A. Elizabeth Sloan

For many years, major food marketers have looked at the natural products industry as a stepchild catering to those fringe consumers willing to disregard taste for health or as a testing ground for trend-setting products that eventually—with the aid of technology or repositioning—may be able to capture the attention of mainstream America.

Who Says Natural Can’t Taste Good?

Times have changed. Anyone who attended the recent Expo West show in Anaheim—and there were a lot of IFT members there—couldn’t help but be impressed by the unprecedented product quality, taste, and innovation. There’s no doubt that this segment has raised the bar and set new standards for achievable healthy food criteria and claims.

While the upgrading and upscaling of the natural products segment will provide unprecedented competition for major food manufacturers, it will also offer a wealth of new, well-executed, all-natural, tasty organic, additive/GMO-free, and “clean” foods to emulate. Most important, natural food marketers have been able to cross the barrier of mixing restaurant-quality food, chef creativity, and health/nutrition. The following highlights some of the emerging trends and forthcoming product categories.

Perhaps the most dramatic examples of creative all-natural, organic, and nutritious foods—with exceptional taste and quality—were in the frozen sector. Radical Cuisines’ Radical Ravioli—which asks consumers to “think globally and eat radically”—offers a creative variety of fresh-tasting organic stuffed pastas, such as Tuscan Spinach, Santa Fe Black Bean, California Grill, and Teriyaki Tofu. Other well-known “healthy food” marketers such as Amy’s took a long-awaited health twist to popular products by adding a line of organic Toaster Pops, including grilled cheese made with non-GMO organic wheat flour and oat bran, and a line of Organic Skillet Meals featuring vegetarian-based Country Cheddar and Teriyaki Stir-Fry.

Significant was the ability of natural product marketers to pave the way to “fresh frozen” and to make packaged foods look fresh. Ethnic Gourmet’s Ethnic Wraps is an explosive entry into the hand-held frozen category. Positioned as “exotic taste sensations for the health conscious,” and featuring authentic recipes for Vegetarian Peanut Satay and Chicken Tikka Masala Wraps, you would not think these wraps were frozen. Imagine Natural and others offered a wide variety of fresh-looking, hand-held organic, all-natural stuffed breads and calzones, ranging from spinach feta to Mediterranean veggies and cheese. Eye-catching, natural-looking packaging was everywhere.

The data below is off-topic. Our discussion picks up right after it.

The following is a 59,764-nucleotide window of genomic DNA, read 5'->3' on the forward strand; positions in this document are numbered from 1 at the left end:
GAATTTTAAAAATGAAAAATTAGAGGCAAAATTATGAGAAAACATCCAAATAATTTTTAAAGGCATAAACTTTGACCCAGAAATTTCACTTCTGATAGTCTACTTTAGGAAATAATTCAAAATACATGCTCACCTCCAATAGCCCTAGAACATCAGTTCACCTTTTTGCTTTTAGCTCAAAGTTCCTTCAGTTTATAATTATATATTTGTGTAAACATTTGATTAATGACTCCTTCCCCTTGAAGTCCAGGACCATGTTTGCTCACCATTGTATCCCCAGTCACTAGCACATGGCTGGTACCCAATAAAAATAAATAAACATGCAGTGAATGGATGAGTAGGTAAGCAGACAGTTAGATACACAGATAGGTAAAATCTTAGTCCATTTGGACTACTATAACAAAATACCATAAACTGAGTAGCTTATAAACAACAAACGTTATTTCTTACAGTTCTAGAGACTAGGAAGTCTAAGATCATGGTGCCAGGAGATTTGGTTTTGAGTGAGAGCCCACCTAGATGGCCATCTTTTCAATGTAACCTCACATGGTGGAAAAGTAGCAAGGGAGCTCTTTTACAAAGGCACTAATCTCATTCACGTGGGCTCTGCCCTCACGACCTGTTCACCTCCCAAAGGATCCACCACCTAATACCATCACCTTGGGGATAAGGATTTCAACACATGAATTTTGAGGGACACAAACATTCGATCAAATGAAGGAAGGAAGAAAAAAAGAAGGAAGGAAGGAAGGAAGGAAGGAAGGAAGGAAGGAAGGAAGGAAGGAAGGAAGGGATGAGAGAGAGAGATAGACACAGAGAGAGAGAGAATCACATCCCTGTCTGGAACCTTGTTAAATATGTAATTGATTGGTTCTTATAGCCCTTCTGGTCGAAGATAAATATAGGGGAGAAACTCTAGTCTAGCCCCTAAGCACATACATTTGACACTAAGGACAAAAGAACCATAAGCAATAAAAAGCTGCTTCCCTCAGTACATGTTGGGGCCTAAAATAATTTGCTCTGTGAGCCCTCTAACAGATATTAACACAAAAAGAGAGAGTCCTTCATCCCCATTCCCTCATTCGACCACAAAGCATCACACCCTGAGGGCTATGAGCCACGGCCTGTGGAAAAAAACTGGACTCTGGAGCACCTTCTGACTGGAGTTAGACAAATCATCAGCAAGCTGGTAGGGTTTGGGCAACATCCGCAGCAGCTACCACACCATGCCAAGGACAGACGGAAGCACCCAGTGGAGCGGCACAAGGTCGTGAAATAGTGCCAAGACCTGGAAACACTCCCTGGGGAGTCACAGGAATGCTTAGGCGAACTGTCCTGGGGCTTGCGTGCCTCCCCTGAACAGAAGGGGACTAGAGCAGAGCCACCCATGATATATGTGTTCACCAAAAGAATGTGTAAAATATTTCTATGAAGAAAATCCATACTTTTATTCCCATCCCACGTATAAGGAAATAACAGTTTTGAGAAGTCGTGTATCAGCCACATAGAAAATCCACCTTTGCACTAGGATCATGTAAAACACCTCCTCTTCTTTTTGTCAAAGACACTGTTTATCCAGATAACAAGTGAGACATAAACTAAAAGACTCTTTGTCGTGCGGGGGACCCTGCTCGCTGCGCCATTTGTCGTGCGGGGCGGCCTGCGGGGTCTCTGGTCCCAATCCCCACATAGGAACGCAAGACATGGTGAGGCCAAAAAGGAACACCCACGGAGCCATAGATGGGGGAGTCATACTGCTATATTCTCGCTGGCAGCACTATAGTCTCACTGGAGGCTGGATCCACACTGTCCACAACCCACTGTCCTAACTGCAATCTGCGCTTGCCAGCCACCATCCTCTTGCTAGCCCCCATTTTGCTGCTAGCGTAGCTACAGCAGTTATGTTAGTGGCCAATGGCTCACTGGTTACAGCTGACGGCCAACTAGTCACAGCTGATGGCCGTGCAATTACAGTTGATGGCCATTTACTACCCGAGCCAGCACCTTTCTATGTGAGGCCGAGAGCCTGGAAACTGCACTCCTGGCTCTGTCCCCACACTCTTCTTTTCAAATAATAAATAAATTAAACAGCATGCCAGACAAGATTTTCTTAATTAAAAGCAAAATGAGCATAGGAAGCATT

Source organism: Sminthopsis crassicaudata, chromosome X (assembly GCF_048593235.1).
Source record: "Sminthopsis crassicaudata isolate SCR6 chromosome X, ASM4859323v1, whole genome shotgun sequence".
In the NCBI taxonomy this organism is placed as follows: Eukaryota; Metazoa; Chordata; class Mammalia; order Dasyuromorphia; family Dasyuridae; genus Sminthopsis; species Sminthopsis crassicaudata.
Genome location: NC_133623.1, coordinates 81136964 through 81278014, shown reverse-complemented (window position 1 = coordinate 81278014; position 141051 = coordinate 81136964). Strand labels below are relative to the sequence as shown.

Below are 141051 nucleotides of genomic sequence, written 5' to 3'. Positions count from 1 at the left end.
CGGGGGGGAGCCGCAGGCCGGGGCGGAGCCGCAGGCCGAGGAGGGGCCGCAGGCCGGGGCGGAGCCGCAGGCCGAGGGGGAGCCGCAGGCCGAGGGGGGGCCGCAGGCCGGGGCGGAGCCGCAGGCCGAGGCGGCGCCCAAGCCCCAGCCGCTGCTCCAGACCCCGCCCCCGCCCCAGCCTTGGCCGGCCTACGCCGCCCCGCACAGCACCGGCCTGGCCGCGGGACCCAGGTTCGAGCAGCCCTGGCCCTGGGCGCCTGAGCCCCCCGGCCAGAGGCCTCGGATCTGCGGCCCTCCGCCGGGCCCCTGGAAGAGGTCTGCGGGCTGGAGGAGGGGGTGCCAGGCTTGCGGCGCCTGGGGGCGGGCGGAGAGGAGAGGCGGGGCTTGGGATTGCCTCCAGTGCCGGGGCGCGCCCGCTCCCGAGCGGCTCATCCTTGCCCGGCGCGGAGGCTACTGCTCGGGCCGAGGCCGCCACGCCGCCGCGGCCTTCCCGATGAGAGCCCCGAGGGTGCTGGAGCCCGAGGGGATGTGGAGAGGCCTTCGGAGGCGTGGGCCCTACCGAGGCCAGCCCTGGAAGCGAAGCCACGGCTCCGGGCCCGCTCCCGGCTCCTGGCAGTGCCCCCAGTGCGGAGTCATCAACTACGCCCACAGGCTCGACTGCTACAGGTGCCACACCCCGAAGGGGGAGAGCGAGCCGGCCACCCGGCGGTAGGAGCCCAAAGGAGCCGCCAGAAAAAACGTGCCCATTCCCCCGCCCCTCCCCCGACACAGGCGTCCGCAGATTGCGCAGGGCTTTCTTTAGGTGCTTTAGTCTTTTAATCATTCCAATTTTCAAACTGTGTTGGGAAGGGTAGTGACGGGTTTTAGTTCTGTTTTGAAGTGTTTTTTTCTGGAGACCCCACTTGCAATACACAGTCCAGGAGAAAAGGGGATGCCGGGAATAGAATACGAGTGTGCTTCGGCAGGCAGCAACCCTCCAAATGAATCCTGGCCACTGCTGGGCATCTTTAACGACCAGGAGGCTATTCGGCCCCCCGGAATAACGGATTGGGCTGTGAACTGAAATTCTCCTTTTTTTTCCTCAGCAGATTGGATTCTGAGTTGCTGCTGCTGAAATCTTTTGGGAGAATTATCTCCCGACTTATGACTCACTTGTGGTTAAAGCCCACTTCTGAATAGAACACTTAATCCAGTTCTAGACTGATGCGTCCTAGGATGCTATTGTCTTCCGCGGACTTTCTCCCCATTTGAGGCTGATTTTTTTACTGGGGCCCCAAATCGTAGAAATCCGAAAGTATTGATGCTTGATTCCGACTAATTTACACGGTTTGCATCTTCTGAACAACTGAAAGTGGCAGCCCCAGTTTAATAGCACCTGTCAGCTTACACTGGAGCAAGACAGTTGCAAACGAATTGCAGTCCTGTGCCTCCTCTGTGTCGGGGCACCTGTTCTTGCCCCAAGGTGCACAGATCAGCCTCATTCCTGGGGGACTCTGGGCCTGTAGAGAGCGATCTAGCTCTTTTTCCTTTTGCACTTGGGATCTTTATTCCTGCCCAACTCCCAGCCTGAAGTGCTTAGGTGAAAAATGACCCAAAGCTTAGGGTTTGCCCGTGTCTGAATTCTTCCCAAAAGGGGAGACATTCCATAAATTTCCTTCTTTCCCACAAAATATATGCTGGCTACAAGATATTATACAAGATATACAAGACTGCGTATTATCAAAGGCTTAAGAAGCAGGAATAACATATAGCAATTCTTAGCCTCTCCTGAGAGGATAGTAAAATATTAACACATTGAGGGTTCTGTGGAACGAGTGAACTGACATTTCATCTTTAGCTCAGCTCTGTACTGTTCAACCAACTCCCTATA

Not surprisingly, beverages led the way. Two mesmerizing examples: The Republic of Tea offered beautifully tall, slim, curvaceous bottles of Kiwi Pear, Berry Plum, and Orange Spice green tea, while Eurobubblies introduced an effervescent traditional French sparkling lemonade in old-fashioned spring-capped bottles. Walnut Acre’s Certified Organic Soups, including Autumn Harvest and Country Corn Chowder, in pourable, attractive, farm-friendly glass jars gave an unusual aura of authenticity.

But to me, two things stood out. First, the ability to manufacture frozen and other processed great-tasting products with very low sodium, fat, sugar, or cholesterol content. With more than 50 million adults and 2 million children having high blood pressure, this is sure to return as a viable concern after great-tasting convenience products become available. For example, Gloria Kitchens’ Hoisin BBQ vegetable and noodle entrée has only 70 mg of sodium and 170 calories for a delicious dinner entrée. Her products were not alone. Second, I saw an improved ability to deliver all-natural, no-preservative snacks, appetizers, and other forms of contemporary foods. Green Mountain Gringo’s tortilla strips and chips are all natural, low-fat, gluten-free, and kosher; they contain no preservatives and no cholesterol, and are only lightly salted. Health Valley and Cascadian Farms provide similar products. From gluten- and wheat-free to non-dairy and vegan-based, the claims are accelerating.

So what else will we be seeing? Rice and soy yogurts, rice/oat/soy combination beverages, tuna burgers, all-natural pizza, lots and lots of rice- and couscous-based Middle Eastern entrees, and Thai cuisine and Asian noodles everywhere. There were some breakthrough categories, too, like Spectrum Naturals Mayonnaise, Kozy Shack’s all-natural puddings, and Florida Crystals’ organic cane sugar.

And there will be the glamour, too. Celebrity chef Akasha—who has spent her career cooking delicious vegetarian meals for health-conscious actors, rock stars, and socialites—is offering her new line of vegetarian frozen casseroles. YoSelf yogurt for women by Stonyfield Farm pioneered the customized organic health food category. Wise food marketers will tap into this new wave of health and quality, as it offers a new license for great-tasting and highly lucrative fare.

Contributing Editor